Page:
Ballet excels at defying gravity. Lightness, ethereality, wispiness, symmetry, lineal order, chivalry and blissful endings to well-worn tales bestow on ballet a reputation as an art form that embraces divine beauty and design. But themes of grief, trauma, death, war, annihilation, exploitation, abuse, oppression and genocide do not frequently skim the surface sur la pointe. Bearing weighty burdens has traditionally found a place in the realm of modern dance in works such as Martha Graham's Lamentation, or Paul Taylor's image of Armageddon in Last Look.
But beyond shimmering tutus and pristine arabesques, there are other reasons why heavy issues seldom appear on the ballet stage. Taking on a serious subject requires a serious treatment. A ballet about terrorism could easily trivialize the subject through melodrama or prettification. Classical vocabulary was born from noble demeanor in the royal courts; in the wrong hands, it can seem limited in registering the mood of a sordid subject or for expressing disturbing behavior. Add to that the industry's marketing directors and board members, tempted towards steering directors and choreographers away from challenging ballets for fear of poor ticket sales.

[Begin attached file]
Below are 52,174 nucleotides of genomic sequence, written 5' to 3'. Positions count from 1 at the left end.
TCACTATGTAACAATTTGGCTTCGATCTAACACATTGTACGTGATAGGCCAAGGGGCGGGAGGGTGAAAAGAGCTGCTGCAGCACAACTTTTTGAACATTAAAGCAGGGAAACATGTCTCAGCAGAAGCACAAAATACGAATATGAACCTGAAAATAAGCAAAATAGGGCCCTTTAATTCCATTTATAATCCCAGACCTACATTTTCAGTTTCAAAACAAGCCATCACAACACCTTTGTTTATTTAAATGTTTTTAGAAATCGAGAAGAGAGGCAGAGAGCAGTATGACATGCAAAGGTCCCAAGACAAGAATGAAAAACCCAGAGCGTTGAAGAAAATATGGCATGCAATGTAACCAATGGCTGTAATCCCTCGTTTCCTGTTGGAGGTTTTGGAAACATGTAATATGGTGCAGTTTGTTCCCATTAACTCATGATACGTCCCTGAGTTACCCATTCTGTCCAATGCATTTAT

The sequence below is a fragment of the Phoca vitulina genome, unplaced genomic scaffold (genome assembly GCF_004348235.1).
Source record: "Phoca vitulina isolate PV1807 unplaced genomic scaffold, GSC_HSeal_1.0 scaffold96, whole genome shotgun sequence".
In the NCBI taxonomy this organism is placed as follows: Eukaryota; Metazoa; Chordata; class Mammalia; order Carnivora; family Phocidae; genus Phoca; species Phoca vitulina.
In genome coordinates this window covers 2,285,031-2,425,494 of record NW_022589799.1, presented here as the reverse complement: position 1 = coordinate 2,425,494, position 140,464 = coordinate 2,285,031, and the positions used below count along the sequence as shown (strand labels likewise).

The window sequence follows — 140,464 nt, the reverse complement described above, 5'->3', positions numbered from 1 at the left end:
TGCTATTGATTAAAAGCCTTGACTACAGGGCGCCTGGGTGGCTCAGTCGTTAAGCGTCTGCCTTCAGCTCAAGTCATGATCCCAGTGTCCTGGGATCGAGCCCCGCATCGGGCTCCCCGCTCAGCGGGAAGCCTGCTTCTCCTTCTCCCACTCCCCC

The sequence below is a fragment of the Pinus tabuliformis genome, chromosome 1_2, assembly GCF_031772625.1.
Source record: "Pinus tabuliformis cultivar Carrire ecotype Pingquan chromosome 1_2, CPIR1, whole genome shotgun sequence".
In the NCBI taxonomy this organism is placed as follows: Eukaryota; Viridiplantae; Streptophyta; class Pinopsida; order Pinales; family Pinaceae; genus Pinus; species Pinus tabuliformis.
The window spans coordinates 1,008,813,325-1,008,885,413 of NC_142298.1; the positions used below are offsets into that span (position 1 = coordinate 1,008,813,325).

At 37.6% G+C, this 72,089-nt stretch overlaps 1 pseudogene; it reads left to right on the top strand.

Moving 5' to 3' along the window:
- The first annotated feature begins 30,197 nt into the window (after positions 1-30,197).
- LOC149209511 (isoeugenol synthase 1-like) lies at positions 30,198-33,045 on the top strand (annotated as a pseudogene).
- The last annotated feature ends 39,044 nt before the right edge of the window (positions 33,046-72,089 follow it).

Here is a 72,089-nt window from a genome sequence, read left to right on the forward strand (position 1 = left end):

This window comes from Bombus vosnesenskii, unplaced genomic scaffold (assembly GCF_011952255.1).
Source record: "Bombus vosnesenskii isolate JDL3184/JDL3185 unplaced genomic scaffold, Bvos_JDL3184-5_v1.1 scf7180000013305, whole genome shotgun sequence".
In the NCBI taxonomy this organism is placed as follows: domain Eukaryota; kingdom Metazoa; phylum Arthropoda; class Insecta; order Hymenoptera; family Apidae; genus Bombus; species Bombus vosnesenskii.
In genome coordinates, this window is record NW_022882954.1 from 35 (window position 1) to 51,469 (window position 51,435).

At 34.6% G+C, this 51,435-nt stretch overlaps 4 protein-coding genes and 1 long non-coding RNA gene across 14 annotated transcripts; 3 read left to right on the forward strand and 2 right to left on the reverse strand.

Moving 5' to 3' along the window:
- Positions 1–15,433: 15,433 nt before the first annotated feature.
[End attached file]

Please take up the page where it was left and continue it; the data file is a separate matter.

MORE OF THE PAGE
New York Theatre Ballet performs "Dark Elegies." Photo by Darial Sneed, Courtesy New York Theatre Ballet.